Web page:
Distance Learning Enters Mobile Age with Smartphones, Tablets

University of Leicester took a unique step to make sure that every student taking advantage of its distance learning MSc course in security, conflict and international development has a good way of keeping up with their studies – it issued each one of them an iPad. Now each student can download the school-designed app that includes course materials and continue along with the lessons even when they don’t have access to the internet for weeks at a time.

Professor Adrian Beck who heads the university’s department of criminology said that this was a 21st century solution to the 21st century problem. Students who sometimes spend time in places like refugee camps in post-conflict countries needed a better way to carry their books and notes than a bunch of papers and bulky texts.

The solution was to give every student on the course a free iPad, on to which they could download a bespoke app and all the course materials. Despite concerns from the university about security and technical support, the plan has gone smoothly. A few months into the MSc, no iPads have been lost or stolen and students have responded with enthusiasm.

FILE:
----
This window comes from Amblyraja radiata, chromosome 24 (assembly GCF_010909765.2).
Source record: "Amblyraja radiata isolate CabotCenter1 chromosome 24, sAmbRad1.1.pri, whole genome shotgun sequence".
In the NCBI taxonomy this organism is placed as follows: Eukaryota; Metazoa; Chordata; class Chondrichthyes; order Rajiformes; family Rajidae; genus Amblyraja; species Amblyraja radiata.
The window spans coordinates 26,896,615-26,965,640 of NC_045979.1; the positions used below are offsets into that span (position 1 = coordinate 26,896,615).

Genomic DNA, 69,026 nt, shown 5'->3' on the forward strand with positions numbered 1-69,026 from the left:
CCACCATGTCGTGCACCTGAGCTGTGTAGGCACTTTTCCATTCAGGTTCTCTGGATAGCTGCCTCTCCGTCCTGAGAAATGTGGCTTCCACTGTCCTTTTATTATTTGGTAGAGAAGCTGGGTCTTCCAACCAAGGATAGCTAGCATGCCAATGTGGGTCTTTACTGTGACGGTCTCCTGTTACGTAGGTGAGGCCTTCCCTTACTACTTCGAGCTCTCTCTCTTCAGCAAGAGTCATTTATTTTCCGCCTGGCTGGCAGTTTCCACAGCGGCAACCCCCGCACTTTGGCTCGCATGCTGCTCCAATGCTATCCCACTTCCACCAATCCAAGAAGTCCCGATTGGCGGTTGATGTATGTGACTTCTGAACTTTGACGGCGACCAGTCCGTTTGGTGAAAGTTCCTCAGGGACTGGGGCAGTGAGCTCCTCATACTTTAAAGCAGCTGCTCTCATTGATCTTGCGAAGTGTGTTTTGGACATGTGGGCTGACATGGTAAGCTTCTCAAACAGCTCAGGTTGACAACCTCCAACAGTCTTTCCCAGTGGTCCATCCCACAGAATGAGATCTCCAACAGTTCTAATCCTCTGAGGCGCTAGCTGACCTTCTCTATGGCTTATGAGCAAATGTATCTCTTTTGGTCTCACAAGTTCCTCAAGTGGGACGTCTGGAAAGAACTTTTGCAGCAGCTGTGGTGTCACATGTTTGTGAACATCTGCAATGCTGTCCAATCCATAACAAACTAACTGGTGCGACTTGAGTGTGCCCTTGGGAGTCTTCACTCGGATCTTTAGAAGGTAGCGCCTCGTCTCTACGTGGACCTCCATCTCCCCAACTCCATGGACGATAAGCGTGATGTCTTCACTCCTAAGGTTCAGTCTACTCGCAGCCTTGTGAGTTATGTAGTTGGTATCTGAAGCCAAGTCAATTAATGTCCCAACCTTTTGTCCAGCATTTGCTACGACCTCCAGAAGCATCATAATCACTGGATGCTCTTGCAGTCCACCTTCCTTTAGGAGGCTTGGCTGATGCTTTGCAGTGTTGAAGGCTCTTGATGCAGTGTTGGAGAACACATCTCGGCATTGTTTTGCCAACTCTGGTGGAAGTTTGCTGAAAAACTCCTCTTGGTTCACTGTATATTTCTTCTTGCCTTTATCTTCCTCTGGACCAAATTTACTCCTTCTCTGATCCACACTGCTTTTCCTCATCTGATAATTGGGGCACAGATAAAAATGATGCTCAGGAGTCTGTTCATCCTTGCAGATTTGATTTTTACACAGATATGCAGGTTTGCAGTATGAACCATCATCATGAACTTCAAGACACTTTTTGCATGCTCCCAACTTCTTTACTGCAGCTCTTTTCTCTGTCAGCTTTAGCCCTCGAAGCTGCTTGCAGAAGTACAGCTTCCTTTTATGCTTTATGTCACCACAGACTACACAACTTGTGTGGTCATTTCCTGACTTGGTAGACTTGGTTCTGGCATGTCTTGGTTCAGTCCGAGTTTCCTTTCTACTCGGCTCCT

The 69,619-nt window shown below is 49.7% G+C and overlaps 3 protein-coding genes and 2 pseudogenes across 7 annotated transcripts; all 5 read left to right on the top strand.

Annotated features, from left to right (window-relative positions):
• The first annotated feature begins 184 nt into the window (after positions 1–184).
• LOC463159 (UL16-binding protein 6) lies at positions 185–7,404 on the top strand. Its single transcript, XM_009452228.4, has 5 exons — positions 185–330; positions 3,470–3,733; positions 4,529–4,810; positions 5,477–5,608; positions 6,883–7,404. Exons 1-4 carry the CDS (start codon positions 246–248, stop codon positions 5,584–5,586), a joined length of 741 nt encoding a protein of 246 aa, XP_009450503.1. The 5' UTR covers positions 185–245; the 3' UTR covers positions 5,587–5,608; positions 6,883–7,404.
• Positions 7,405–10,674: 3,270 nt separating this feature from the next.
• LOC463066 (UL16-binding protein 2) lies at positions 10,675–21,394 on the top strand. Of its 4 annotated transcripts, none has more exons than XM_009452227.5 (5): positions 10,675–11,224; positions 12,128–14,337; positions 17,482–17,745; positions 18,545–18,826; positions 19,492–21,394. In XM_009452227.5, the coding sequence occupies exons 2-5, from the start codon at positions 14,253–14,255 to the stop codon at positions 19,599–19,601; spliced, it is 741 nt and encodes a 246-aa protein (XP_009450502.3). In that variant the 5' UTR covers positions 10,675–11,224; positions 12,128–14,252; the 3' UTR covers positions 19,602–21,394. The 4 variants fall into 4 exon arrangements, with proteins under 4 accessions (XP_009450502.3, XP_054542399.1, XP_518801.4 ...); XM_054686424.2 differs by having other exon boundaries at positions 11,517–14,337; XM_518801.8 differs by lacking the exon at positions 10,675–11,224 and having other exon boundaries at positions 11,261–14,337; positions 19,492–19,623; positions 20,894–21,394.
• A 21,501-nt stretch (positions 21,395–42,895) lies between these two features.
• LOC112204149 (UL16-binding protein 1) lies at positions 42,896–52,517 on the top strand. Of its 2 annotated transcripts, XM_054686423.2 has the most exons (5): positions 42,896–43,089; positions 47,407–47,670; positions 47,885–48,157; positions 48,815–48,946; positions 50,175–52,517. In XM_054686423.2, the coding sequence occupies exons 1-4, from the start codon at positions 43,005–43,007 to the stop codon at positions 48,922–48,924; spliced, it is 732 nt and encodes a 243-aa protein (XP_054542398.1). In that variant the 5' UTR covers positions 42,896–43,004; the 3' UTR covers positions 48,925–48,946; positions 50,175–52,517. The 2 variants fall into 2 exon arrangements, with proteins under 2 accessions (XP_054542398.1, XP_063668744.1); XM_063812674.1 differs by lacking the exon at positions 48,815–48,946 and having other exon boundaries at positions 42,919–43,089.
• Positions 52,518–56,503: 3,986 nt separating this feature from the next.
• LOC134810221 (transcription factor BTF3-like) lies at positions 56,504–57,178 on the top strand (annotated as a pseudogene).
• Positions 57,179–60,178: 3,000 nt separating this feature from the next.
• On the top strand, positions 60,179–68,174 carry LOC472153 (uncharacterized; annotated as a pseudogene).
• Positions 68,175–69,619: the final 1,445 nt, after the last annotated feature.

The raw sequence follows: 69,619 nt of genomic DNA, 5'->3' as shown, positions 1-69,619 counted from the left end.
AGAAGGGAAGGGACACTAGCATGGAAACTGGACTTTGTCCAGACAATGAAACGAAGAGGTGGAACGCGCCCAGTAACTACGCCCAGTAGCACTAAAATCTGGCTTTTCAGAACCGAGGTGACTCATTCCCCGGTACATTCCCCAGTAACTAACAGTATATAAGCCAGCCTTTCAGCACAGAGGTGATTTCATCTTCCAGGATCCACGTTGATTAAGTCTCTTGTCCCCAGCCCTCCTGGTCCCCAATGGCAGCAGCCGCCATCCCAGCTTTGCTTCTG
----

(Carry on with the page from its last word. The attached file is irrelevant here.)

University of Leicester isn’t the first school in Britain to offer distance learning. The Open University has long been a pioneer in providing virtual learning environment for its students. Many who came of age in the 70s, 80s and 90s remember the late-night OU lessons broadcast on television, and the university has recently launched an app for tablets and smartphones that provides academic materials for some of their courses both on Apple and Android devices.

The OU Anywhere app also allows students to interact with each other and their tutors at any time. As The Guardian explains, that means a new level of flexibility for those who strive to combine academics with full-time jobs at the time when mobility means more than just a personal computer.

Stuart Sutherland, senior development and delivery manager at the University of Derby Online, which has recently introduced an app to allow mobile access to its VLE, thinks that the advent of free Massive Online Open Courses (MOOCs) is forcing traditional universities to raise their game, and to design content specifically for a mobile environment, such as short videos or podcasts. Terese Bird, a learning technologist at the University of Leicester who is evaluating the impact of tablets in distance learning, argues that mobiles can be ideal for bite-sized learning: “One benefit identified by scholars is that if you learn something in short frequent bursts, you may very well be able to learn better than doing a five-hour study spree at the weekend.”

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